Immersion Baptism in Pennsylvania's Schuylkill River Woodcut from Morgan Edwards, Materials Towards A History of the American Baptists.
John Smyth (c. 1570-1612) was an early Baptist (Puritan, Separatist, Mennonite) minister from England and a defender of the principle of religious liberty. Some historians consider John Smyth as a founder of the Baptist denomination. Smyth was ordained as an Anglican priest in 1594 in England. Soon after his ordination, he broke with the Church of England & left for Holland where he with a small congregation began to study the Bible ardently.
Smyth insisted that true worship was from the heart & that any form of reading from a book in worship was an invention of sinful man. Prayer, singing & preaching had to be completely spontaneous. He introduced a twofold church leadership, that of pastor and deacon. This was in contrast to the Catholic/Anglican hierarchy of bishop, priest. He thought that believers baptised as infants would have to be re-baptized. He briefly returned to England, but died in Holland. By the time of his death, Smyth moved away from his Baptist views & began trying to bring his flock into the Mennonite church. Although he died before this happened, most of his congregation did join with the Mennonite church after his death.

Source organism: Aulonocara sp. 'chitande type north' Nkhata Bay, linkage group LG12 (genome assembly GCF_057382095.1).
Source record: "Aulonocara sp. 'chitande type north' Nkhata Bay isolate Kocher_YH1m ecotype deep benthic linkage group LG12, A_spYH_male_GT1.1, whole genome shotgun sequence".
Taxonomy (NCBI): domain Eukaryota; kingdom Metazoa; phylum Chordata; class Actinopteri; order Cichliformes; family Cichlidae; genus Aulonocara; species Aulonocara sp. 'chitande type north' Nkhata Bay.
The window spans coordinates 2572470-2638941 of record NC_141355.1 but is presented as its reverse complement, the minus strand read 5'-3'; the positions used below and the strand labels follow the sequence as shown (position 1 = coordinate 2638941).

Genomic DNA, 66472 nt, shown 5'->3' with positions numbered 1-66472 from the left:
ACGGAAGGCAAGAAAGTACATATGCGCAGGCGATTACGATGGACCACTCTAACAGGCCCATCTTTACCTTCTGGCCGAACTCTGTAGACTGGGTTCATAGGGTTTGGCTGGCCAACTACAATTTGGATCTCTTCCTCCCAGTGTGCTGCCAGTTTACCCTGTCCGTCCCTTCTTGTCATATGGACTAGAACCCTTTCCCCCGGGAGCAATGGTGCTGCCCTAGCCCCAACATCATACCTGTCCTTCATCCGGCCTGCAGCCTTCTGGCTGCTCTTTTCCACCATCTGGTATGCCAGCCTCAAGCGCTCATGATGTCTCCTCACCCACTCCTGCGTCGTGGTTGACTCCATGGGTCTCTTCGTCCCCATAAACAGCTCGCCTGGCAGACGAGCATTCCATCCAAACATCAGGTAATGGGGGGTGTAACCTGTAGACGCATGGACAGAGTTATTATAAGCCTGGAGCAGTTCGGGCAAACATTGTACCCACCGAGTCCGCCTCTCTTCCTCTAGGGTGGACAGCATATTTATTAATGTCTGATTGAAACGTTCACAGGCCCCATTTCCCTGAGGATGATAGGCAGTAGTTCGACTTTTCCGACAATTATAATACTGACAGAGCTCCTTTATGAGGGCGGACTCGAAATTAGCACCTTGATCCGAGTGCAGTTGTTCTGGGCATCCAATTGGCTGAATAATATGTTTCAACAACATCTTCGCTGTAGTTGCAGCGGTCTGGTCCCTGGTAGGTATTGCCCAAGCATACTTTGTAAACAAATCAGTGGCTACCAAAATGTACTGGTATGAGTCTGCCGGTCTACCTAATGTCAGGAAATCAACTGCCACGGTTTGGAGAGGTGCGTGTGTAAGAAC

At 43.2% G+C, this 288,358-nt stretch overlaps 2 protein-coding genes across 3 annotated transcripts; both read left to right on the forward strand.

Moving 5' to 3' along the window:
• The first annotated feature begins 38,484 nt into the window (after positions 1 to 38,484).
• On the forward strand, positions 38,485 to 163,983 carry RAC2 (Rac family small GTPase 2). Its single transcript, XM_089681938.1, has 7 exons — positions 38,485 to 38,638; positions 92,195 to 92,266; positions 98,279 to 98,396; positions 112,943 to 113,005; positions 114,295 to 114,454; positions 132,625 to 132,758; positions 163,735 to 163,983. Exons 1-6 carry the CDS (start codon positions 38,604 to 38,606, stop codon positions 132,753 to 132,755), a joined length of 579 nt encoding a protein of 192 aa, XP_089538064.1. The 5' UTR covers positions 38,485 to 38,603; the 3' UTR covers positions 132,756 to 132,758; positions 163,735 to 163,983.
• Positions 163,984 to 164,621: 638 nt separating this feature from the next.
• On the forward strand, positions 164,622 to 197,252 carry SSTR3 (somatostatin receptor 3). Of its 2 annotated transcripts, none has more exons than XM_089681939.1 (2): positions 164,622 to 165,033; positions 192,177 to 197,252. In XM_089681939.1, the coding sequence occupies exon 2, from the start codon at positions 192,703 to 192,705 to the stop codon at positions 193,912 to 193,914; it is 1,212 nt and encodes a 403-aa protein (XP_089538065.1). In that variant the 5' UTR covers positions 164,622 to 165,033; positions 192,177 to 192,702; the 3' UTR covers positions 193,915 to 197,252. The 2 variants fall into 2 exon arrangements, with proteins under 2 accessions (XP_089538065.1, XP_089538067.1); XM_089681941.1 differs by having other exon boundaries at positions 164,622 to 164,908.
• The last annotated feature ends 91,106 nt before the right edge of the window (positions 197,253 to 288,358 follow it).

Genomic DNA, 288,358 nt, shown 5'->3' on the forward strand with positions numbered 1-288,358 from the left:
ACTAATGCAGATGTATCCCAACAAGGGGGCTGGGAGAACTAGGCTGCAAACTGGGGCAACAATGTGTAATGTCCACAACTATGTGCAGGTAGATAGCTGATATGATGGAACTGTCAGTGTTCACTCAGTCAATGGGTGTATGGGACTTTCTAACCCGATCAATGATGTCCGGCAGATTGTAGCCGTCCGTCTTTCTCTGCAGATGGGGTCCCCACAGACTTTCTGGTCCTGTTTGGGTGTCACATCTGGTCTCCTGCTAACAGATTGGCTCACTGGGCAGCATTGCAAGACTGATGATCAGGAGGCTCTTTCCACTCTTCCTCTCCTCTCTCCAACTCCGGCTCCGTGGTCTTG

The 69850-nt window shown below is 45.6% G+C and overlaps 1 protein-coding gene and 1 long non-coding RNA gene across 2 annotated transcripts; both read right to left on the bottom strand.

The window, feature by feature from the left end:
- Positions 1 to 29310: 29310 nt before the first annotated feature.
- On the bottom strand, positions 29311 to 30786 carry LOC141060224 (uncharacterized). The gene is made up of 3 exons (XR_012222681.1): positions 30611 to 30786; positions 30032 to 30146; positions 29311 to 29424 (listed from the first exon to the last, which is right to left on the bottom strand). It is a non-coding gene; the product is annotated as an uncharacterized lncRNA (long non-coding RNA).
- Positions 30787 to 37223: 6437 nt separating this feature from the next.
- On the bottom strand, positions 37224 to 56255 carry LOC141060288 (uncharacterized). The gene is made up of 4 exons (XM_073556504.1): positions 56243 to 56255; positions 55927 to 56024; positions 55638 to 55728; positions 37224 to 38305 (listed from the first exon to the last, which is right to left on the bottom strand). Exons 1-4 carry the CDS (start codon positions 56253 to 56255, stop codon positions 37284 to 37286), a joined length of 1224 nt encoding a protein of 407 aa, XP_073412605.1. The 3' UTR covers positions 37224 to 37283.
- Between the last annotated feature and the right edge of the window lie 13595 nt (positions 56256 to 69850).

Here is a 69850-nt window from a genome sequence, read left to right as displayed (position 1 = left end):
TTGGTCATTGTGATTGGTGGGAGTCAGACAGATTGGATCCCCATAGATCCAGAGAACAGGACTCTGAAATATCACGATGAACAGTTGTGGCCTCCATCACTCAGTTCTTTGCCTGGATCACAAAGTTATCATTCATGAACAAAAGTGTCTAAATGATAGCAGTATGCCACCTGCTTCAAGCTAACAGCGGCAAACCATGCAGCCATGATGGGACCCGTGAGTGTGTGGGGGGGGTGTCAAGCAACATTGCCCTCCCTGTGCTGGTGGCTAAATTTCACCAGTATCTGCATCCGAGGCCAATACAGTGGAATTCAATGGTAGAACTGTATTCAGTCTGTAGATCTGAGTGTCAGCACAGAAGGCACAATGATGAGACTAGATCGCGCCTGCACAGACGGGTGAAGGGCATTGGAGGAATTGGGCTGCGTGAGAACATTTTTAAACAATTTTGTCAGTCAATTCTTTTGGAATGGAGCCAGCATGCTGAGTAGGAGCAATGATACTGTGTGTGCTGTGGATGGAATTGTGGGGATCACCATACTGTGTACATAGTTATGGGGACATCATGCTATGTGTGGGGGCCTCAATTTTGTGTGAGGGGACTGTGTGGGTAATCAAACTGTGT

Pavel Petrovich Svinin (1787–1839) Early 19C Pennsylvania Immersion Baptism Philadelphia Anabaptist Immersion during a Storm
A Short Confession of Faith IN TWENTY ARTICLES BY JOHN SMYTH -1609 WE BELIEVE WITH THE HEART AND WITH THE MOUTH CONFESS:
(1) That there is one God, the best, the highest, and most glorious Creator and Preserver of all; who is Father, Son, and Holy Spirit.
(2) That God has created and redeemed the human race to his own image, and has ordained all men (no one being reprobated) to life.
(3) That God imposes no necessity of sinning on any one; but man freely, by Satanic instigation, departs from God.
(4) That the law of life was originally placed by God in the keeping of the law; then, by reason of the weakness of the flesh, was, by the good pleasure of God, through the redemption of Christ, changed into justification of faith; on which account, no one ought justly blame God, but rather, with his inmost heart, to revere, adore, and praise his mercy, that God should have rendered that possible to man, by his grace, which before, since man had fallen, was impossible by nature.
(5) That there is no original sin (lit;, no sin of origin or descent), but all sin is actual and voluntary, viz., a word, a deed, or a design against the law of God; and therefore, infants are without sin.
(6) That Jesus Christ is true God and true man; viz., the Son of God taking to himself, in addition, the true and pure nature of a man, out of a true rational soul, and existing in a true human body.
(7) That Jesus Christ, as pertaining to the flesh, was conceived by the Holy Spirit in the womb of the Virgin Mary, afterwards was born, circumcised, baptized, tempted; also that he hungered, thirsted, ate, drank, increased both in stature and in knowledge; he was wearied, he slept, at last was crucified, dead buried, he rose again, ascended into heaven; and that to himself as only King, Priest, and Prophet of the church, all power both in Heaven and earth is given.